Compared to the case where the offset values are stored in EEPROM as with conventional geomagnetic sensors, there is no need for a special process in manufacturing the chip, such as applying a thin oxide film like a tunnel insulation film to the memory unit, and laminating several polysilicon layers and metal layers for purposes of forming bit lines and word lines on the chip, and one can manufacture the chip while suppressing the unit price of the chip using an ordinary C-MOS process.

As there is no need for a high voltage generation circuit, a writing circuit and the like for purposes of writing, one can seek to reduce the scale of the memory drive system, decrease chip size, and lower the price.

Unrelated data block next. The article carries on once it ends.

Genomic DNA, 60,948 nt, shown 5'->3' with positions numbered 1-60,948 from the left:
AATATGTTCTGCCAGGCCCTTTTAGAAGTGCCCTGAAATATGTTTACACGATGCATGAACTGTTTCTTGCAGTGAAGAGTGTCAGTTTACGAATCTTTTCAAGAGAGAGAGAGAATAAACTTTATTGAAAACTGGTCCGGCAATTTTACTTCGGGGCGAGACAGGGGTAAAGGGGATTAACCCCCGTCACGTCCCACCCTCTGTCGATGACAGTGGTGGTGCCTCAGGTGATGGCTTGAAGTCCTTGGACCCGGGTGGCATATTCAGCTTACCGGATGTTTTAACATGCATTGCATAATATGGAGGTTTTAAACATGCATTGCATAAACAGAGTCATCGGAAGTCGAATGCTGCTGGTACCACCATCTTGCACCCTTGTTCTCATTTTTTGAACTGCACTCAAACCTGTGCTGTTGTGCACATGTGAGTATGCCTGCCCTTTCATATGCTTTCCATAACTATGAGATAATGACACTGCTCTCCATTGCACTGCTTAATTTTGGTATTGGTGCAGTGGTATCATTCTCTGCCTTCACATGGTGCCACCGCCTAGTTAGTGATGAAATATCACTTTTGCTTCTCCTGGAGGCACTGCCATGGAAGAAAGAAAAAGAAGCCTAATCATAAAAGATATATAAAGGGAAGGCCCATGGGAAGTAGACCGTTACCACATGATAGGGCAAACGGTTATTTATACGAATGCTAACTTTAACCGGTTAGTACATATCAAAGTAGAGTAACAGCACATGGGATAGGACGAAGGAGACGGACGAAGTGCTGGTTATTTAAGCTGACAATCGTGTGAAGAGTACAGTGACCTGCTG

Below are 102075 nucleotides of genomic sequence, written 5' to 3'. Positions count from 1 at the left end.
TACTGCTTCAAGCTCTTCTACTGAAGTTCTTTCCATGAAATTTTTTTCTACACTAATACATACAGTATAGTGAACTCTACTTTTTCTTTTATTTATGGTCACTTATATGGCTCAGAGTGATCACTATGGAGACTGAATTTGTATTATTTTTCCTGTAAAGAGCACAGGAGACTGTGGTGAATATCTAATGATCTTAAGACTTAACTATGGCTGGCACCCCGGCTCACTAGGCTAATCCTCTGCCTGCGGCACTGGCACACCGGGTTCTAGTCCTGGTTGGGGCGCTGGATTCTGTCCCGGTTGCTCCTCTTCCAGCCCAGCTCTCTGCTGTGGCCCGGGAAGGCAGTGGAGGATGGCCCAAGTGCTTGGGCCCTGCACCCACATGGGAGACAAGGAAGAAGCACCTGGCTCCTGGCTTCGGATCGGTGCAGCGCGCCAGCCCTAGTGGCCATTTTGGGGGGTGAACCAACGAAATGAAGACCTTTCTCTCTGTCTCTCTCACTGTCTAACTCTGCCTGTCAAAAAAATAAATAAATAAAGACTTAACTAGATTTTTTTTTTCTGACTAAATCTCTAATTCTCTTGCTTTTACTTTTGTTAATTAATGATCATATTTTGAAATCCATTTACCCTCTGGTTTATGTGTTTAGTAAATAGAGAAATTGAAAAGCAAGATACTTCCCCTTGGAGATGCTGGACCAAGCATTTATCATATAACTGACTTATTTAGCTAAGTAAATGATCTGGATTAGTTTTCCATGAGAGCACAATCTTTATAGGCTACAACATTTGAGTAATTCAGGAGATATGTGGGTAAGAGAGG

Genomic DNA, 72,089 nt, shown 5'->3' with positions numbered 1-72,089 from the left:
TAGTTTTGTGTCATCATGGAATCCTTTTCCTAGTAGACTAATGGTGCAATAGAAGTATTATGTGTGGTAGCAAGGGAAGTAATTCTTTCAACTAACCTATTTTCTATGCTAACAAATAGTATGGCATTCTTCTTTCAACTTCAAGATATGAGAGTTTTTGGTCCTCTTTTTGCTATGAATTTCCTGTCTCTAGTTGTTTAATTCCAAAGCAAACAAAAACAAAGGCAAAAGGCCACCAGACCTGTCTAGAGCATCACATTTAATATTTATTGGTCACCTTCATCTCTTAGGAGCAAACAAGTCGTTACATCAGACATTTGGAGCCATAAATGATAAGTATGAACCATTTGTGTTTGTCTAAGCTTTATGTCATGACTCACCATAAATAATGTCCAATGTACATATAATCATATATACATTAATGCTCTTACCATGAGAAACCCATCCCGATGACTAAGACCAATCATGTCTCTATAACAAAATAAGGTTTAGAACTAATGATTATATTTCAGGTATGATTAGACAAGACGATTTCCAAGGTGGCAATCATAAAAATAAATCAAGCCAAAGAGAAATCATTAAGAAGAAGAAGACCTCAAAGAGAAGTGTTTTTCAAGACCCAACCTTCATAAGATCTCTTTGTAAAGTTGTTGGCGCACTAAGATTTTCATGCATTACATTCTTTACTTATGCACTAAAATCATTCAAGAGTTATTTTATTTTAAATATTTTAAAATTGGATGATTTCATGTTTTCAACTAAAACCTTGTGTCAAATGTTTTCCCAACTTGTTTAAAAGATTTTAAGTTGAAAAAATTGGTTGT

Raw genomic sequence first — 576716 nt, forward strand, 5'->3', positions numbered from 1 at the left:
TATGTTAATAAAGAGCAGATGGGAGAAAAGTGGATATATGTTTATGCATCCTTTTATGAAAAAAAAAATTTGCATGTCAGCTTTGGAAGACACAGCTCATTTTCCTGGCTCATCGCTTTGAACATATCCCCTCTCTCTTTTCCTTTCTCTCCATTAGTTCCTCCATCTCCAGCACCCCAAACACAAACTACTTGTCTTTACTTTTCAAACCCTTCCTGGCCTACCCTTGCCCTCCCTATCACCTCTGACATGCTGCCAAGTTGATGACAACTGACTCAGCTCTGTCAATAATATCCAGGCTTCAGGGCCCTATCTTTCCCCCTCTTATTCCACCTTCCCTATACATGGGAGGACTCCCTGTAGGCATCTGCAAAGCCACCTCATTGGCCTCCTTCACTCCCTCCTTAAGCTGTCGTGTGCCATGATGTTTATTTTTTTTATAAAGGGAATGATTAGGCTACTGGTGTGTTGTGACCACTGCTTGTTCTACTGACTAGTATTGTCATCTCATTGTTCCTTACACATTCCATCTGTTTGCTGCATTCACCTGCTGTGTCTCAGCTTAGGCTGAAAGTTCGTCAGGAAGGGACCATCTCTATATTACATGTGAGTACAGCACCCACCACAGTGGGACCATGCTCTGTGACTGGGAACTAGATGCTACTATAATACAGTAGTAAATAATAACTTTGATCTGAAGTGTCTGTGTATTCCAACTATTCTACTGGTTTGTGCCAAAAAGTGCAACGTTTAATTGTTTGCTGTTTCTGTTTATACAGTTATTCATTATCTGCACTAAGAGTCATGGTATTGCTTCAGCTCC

By utilizing, for example, a polyside layer used in forming the gate electrodes of MOS-FET (Field Effect Transistor) in the chip, one can manage without increasing the wiring layer for the fuse by even one layer, and one can avoid effects from the entanglement of power source or ground lines as in cases where the fuse is formed by metal layers.

As the fuses Fu0-Fu3 are formed by polyside, the resistance rate compared to metal is high, and one can form fuses that are cleanly cut by the heat generated by electrical conduction.

As a fuse memory is used for storage of the offset values, and as the pertinent offset values are stored by physically cutting fuses, one can eliminate any changes in the stored data of the pertinent offset values over time.

As it is sufficient to have capacity on the order of 32 bits for purposes of storing the offset values, a fuse memory facilitating creation of memory of small-capacity (from 4 to several hundred bits) is suitable for storage of the pertinent offset values.